Building an author platform can be done in one of two ways: either you build interest around yourself as a person or you provide educational information. 

Maybe a combo of the two.

Some authors share their writing journey, sneak peeks of their WIP and create ‘day in the life’ videos. 

Others are more informative, they may create content that teaches the basics of writing craft, how to query agents, how to get published etc. 

Creating regular meaningful content helps develop your know, like and trust factors. The three keys to a successful business. 

Now, this isn’t scammy. Hopefully, you’re being genuine in your exchanges with readers and you are creating content that is interesting to you and useful for others. 

As I see it, the new model of self-publishing or indie publishing is one part writing and one part community service. 

And I for one, am happy to be a part of it. 

CHRISTMAS STORY EVERY TIME HE DIESLOVE Christmas and I LOVE writing. So, I figured I better stick these two loves together and write a super special Christmas Story for my email subscribers. This short & sweet little story is for anyone who has read Every Time He Dies but was left wanting more.

If you’d like to receive a copy of the ETHD Christmas Story, please consider joining my email newsletter. When you subscribe, you’ll also receive a downloadable copy of my cheatsheet Seven Ways To Stay Motivated As A Writer. 

Interview with Blogger Kriti Khare

I first met Kriti earlier this year when I sent her a request to review my novella When Bell Met Bowie. Our mutual love of books, writing, and appreciation for ivory towers resulted in an instant connection, so we decided to collaborate on a project!

This week’s blog post is an interview with Kriti where we cover everything from time management, writing routines, favourite books and the balancing of academic and personal goals.

Kriti started her blog back in May 2017 as a way to document her journey at university, as a learner and teacher. The aim? To take the knowledge from all the books, sources and interactions she experienced, and to bundle them together into something more meaningful and concise. Something she could come back to, and that others would benefit from.

Kriti’s blog is a combination of reflective posts about time management, writing, and productivity, plus book reviews. ‘Cos books are awesome.

Kriti is passionate for books and writing is obvious, so I know you’re gonna love this week’s interview — I sure did!

Enjoy. x

You have a background in computer science and you also maintain an active blog whose posts range from book reviews, the writing life, and other areas of interest like productivity and time management. Why did you decide to start a blog?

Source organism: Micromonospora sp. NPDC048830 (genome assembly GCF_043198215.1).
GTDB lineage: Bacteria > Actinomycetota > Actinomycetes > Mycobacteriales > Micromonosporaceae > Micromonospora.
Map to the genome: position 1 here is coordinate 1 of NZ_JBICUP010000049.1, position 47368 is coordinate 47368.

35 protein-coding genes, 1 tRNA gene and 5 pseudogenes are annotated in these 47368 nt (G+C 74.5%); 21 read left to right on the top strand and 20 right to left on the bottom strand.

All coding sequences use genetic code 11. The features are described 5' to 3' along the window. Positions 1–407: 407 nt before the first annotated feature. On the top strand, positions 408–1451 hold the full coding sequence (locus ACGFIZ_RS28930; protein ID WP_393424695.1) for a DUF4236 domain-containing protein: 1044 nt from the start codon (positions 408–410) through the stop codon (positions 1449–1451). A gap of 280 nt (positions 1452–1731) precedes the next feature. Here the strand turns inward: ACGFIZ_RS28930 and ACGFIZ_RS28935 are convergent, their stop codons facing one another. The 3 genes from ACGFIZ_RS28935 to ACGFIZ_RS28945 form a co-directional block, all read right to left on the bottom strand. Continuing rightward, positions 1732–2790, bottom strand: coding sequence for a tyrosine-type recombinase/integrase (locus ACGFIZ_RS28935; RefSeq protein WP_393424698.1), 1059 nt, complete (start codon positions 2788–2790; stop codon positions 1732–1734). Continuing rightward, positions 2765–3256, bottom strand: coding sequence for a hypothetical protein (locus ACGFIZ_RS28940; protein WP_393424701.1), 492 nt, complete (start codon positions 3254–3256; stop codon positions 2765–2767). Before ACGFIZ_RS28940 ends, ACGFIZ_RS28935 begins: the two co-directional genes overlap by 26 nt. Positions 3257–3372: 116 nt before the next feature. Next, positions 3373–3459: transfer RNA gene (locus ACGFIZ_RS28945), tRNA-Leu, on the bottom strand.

I have had a blog on and off for over a decade now but it was only in May 2017 when I moved to Armed with A Book and made it official. At that point, I had been accepted into a teaching degree and learned about online portfolios in one of my grad courses. I thought a website would be the best place to write on and share resources with people who needed them, whether it was my students, fellow teachers or those who share similar interests as me. I think the background in computer science gave me the confidence to customize the website at times.

How do you balance blogging and full-time work as a Data Analyst? Any tips?

Sometimes it can be hard to find a balance. I was actually reflecting about this recently in a blog post. I love working as a data analyst and try to apply many of the skills that I have learned and use there to my blogging life. For example, at work, we use a scrum approach to complete projects – we set priorities for the next two weeks and have some deliverables at the end of that time period. This is very focused work on one, at most two projects, and incorporating that same kind of planning and predictability to blogging, reading and other activities has helped me immensely.

Using one of the tools we use at work (Jira), I have built a roadmap of projects I want to pursue and then divided the tasks into two-week chunks. It’s like a Kanban board where you decide the tasks you want to complete, and move them to a ‘In progress’ or ‘Completed’ queue as the status changes. This helps plan my reading and blog posts as well as when I need to get things completed by. Sometimes, things get moved a couple of times, for example, I have been wanting to work on this Q&A for at least two sprints now, and seeing visually I have been postponing it, has helped me prioritize it. 🙂

There are numerous books out there about productivity and all sorts of planning systems. I have read and implemented many of them, but ultimately, have had to make changes to them to fit my needs and my life. When I was pursuing my education, planning for each day was easy because there were deadlines set by my courses that I needed to meet. Now, all my deadlines are self-assigned so planning in two-week chunks works better. My advice to anyone who wants to find balance between work and hobbies would be to have a planning system. Try a couple and build one that you can use.